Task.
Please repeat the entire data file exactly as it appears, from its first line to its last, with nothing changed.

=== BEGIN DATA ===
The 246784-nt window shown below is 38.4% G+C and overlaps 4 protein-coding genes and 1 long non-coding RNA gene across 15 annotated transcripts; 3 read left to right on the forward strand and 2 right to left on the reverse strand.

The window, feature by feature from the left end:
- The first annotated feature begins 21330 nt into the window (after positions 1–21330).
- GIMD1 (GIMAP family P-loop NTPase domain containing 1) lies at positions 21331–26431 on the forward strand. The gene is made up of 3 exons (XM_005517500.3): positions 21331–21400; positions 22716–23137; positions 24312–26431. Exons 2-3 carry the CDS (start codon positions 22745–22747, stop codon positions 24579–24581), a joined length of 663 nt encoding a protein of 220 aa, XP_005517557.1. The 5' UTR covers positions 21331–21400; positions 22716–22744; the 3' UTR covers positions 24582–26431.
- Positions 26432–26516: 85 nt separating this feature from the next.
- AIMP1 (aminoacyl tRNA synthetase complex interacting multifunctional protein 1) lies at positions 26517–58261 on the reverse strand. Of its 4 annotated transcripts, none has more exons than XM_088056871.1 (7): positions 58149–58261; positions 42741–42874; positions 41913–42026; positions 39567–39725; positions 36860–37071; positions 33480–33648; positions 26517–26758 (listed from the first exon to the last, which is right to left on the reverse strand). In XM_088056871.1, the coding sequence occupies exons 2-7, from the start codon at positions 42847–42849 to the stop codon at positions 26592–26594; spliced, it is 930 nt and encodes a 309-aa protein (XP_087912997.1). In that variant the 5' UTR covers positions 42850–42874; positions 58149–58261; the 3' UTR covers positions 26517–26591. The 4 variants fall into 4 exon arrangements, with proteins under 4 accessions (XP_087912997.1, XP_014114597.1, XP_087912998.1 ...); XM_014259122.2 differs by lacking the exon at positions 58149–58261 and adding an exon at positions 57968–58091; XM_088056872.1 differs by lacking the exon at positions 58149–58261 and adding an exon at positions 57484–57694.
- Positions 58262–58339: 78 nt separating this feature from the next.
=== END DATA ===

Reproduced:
The 246784-nt window shown below is 38.4% G+C and overlaps 4 protein-coding genes and 1 long non-coding RNA gene across 15 annotated transcripts; 3 read left to right on the forward strand and 2 right to left on the reverse strand.

The window, feature by feature from the left end:
- The first annotated feature begins 21330 nt into the window (after positions 1–21330).
- GIMD1 (GIMAP family P-loop NTPase domain containing 1) lies at positions 21331–26431 on the forward strand. The gene is made up of 3 exons (XM_005517500.3): positions 21331–21400; positions 22716–23137; positions 24312–26431. Exons 2-3 carry the CDS (start codon positions 22745–22747, stop codon positions 24579–24581), a joined length of 663 nt encoding a protein of 220 aa, XP_005517557.1. The 5' UTR covers positions 21331–21400; positions 22716–22744; the 3' UTR covers positions 24582–26431.
- Positions 26432–26516: 85 nt separating this feature from the next.
- AIMP1 (aminoacyl tRNA synthetase complex interacting multifunctional protein 1) lies at positions 26517–58261 on the reverse strand. Of its 4 annotated transcripts, none has more exons than XM_088056871.1 (7): positions 58149–58261; positions 42741–42874; positions 41913–42026; positions 39567–39725; positions 36860–37071; positions 33480–33648; positions 26517–26758 (listed from the first exon to the last, which is right to left on the reverse strand). In XM_088056871.1, the coding sequence occupies exons 2-7, from the start codon at positions 42847–42849 to the stop codon at positions 26592–26594; spliced, it is 930 nt and encodes a 309-aa protein (XP_087912997.1). In that variant the 5' UTR covers positions 42850–42874; positions 58149–58261; the 3' UTR covers positions 26517–26591. The 4 variants fall into 4 exon arrangements, with proteins under 4 accessions (XP_087912997.1, XP_014114597.1, XP_087912998.1 ...); XM_014259122.2 differs by lacking the exon at positions 58149–58261 and adding an exon at positions 57968–58091; XM_088056872.1 differs by lacking the exon at positions 58149–58261 and adding an exon at positions 57484–57694.
- Positions 58262–58339: 78 nt separating this feature from the next.